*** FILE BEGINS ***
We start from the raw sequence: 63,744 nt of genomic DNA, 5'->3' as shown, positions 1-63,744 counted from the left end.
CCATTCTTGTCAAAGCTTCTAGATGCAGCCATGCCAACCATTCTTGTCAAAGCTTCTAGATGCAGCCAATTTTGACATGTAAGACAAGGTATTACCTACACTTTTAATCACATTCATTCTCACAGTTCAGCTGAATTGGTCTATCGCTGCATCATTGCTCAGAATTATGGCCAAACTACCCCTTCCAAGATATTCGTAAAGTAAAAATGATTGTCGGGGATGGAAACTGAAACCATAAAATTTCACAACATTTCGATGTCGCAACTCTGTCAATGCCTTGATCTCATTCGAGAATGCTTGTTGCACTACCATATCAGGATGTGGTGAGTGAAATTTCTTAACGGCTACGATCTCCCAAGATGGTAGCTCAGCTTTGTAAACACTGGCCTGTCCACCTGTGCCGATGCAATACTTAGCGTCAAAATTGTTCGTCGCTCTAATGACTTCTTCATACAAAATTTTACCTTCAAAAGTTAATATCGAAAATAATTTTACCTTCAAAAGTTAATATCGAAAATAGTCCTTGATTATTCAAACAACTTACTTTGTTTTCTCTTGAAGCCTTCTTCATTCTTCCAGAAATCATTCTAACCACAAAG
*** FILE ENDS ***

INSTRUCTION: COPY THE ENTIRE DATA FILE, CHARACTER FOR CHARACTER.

We start from the raw sequence: 63,744 nt of genomic DNA, 5'->3' as shown, positions 1-63,744 counted from the left end.
CCATTCTTGTCAAAGCTTCTAGATGCAGCCATGCCAACCATTCTTGTCAAAGCTTCTAGATGCAGCCAATTTTGACATGTAAGACAAGGTATTACCTACACTTTTAATCACATTCATTCTCACAGTTCAGCTGAATTGGTCTATCGCTGCATCATTGCTCAGAATTATGGCCAAACTACCCCTTCCAAGATATTCGTAAAGTAAAAATGATTGTCGGGGATGGAAACTGAAACCATAAAATTTCACAACATTTCGATGTCGCAACTCTGTCAATGCCTTGATCTCATTCGAGAATGCTTGTTGCACTACCATATCAGGATGTGGTGAGTGAAATTTCTTAACGGCTACGATCTCCCAAGATGGTAGCTCAGCTTTGTAAACACTGGCCTGTCCACCTGTGCCGATGCAATACTTAGCGTCAAAATTGTTCGTCGCTCTAATGACTTCTTCATACAAAATTTTACCTTCAAAAGTTAATATCGAAAATAATTTTACCTTCAAAAGTTAATATCGAAAATAGTCCTTGATTATTCAAACAACTTACTTTGTTTTCTCTTGAAGCCTTCTTCATTCTTCCAGAAATCATTCTAACCACAAAG